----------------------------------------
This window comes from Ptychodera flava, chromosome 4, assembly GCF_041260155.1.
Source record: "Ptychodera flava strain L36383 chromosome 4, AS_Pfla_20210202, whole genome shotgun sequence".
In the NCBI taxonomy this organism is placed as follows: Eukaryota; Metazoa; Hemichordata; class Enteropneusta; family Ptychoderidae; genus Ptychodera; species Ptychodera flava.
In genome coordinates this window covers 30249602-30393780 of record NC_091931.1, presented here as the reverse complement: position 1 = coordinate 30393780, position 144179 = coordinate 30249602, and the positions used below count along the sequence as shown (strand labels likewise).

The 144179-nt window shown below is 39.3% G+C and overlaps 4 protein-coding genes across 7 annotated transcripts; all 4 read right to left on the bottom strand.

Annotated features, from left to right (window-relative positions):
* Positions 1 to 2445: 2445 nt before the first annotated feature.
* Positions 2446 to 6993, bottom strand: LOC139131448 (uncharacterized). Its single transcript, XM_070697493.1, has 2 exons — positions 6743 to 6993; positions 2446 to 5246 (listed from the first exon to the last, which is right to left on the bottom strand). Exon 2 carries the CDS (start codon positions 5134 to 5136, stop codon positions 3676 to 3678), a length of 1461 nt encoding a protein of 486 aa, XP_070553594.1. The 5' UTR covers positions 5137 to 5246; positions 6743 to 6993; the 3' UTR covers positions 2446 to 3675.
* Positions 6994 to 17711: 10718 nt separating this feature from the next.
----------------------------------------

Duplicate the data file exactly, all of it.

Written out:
This window comes from Ptychodera flava, chromosome 4, assembly GCF_041260155.1.
Source record: "Ptychodera flava strain L36383 chromosome 4, AS_Pfla_20210202, whole genome shotgun sequence".
In the NCBI taxonomy this organism is placed as follows: Eukaryota; Metazoa; Hemichordata; class Enteropneusta; family Ptychoderidae; genus Ptychodera; species Ptychodera flava.
In genome coordinates this window covers 30249602-30393780 of record NC_091931.1, presented here as the reverse complement: position 1 = coordinate 30393780, position 144179 = coordinate 30249602, and the positions used below count along the sequence as shown (strand labels likewise).

The 144179-nt window shown below is 39.3% G+C and overlaps 4 protein-coding genes across 7 annotated transcripts; all 4 read right to left on the bottom strand.

Annotated features, from left to right (window-relative positions):
* Positions 1 to 2445: 2445 nt before the first annotated feature.
* Positions 2446 to 6993, bottom strand: LOC139131448 (uncharacterized). Its single transcript, XM_070697493.1, has 2 exons — positions 6743 to 6993; positions 2446 to 5246 (listed from the first exon to the last, which is right to left on the bottom strand). Exon 2 carries the CDS (start codon positions 5134 to 5136, stop codon positions 3676 to 3678), a length of 1461 nt encoding a protein of 486 aa, XP_070553594.1. The 5' UTR covers positions 5137 to 5246; positions 6743 to 6993; the 3' UTR covers positions 2446 to 3675.
* Positions 6994 to 17711: 10718 nt separating this feature from the next.